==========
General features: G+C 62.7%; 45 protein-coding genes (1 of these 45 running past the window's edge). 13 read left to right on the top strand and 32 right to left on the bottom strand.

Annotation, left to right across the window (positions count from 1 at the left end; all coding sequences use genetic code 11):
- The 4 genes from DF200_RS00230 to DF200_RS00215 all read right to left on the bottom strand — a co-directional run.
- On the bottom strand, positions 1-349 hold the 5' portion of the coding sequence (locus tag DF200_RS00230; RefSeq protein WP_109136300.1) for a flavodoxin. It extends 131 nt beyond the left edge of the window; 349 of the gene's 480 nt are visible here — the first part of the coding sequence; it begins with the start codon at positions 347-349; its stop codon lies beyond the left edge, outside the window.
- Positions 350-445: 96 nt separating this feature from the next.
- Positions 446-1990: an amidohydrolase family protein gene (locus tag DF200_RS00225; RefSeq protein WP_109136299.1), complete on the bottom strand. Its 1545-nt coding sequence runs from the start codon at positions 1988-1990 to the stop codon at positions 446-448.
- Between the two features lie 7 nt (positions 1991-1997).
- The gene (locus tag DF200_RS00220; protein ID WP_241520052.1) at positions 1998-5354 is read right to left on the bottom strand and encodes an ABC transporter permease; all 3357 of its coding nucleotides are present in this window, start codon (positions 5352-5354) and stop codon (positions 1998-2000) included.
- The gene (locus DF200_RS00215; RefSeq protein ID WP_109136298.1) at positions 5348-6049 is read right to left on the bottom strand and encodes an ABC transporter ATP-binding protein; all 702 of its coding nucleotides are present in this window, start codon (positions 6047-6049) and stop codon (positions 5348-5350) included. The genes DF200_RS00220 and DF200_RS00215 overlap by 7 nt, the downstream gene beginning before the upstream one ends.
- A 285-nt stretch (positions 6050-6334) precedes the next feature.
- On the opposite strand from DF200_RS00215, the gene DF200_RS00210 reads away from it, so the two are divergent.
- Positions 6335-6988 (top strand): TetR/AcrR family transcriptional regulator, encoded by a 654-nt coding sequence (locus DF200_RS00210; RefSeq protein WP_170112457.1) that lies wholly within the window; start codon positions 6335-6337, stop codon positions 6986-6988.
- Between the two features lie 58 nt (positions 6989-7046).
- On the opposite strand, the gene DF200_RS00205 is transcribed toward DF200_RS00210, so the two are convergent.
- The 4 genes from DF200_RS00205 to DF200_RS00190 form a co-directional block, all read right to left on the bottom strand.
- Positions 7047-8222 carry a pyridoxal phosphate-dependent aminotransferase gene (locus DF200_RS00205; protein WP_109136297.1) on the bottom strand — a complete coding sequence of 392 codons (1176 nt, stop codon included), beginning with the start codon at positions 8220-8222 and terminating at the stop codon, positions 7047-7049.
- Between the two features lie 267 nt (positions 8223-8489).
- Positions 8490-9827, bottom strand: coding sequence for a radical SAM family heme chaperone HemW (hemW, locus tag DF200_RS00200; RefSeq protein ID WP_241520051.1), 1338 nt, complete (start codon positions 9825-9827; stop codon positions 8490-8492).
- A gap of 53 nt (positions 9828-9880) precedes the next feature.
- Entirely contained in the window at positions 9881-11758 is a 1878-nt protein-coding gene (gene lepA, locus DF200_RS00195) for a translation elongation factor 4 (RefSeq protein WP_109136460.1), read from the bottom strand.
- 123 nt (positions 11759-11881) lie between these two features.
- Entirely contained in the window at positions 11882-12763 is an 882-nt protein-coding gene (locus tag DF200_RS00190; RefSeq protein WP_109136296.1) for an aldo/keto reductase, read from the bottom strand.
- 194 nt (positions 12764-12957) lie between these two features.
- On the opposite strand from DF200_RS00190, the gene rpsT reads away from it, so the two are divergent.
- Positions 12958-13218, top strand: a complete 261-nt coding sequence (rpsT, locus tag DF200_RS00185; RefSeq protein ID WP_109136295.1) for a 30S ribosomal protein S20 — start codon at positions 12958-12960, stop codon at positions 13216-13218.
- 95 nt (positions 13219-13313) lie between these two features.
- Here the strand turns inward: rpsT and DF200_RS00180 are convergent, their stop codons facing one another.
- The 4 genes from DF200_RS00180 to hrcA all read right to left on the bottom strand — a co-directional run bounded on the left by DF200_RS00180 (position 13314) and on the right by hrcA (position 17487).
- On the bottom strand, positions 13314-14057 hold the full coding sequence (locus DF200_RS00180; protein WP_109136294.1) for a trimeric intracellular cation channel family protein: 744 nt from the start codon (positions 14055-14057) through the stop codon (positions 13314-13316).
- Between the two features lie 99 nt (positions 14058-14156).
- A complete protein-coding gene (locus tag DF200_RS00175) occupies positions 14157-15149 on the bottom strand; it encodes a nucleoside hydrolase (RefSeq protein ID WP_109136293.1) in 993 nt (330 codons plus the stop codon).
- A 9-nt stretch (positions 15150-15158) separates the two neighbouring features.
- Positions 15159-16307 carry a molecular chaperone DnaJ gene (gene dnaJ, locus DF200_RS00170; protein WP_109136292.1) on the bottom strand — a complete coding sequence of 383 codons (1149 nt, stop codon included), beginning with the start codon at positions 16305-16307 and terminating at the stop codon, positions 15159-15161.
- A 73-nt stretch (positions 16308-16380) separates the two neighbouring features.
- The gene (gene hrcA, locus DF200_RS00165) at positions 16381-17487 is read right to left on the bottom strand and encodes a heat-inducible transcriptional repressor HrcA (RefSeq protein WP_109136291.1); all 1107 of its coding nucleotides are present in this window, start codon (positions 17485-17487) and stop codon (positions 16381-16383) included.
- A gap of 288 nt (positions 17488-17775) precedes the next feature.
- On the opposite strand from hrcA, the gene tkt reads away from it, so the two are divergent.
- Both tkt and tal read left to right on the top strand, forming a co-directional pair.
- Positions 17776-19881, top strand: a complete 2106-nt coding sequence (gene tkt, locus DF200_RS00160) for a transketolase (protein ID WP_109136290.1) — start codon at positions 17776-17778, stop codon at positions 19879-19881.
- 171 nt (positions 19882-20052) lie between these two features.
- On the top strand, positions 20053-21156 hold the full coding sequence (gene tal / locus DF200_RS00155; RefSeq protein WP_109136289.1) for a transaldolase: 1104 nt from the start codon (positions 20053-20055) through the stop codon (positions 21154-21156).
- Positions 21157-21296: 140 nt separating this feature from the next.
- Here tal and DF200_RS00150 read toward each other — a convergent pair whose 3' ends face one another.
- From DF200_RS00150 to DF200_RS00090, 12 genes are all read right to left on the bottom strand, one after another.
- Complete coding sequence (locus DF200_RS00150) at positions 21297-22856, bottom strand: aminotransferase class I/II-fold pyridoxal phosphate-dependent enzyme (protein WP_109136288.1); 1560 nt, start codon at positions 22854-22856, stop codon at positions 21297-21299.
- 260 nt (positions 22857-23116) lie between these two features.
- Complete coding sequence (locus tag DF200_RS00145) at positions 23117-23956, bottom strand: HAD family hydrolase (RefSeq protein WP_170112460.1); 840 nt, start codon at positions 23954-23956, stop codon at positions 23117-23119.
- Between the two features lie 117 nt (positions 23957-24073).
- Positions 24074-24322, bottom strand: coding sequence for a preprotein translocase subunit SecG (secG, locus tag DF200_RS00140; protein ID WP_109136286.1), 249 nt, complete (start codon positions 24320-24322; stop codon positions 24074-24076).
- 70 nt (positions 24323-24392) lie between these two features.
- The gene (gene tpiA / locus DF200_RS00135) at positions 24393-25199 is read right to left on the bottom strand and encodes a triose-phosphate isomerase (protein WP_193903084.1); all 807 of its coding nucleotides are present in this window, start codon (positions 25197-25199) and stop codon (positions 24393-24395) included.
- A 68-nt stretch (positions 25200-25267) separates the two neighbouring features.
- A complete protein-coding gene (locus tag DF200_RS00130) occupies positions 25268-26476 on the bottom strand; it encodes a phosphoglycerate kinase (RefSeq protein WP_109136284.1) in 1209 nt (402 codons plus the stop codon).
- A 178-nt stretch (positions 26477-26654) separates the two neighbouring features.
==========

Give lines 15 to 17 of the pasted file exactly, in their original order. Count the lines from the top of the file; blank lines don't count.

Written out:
- The 4 genes from DF200_RS00205 to DF200_RS00190 form a co-directional block, all read right to left on the bottom strand.
- Positions 7047-8222 carry a pyridoxal phosphate-dependent aminotransferase gene (locus DF200_RS00205; protein WP_109136297.1) on the bottom strand — a complete coding sequence of 392 codons (1176 nt, stop codon included), beginning with the start codon at positions 8220-8222 and terminating at the stop codon, positions 7047-7049.
- Between the two features lie 267 nt (positions 8223-8489).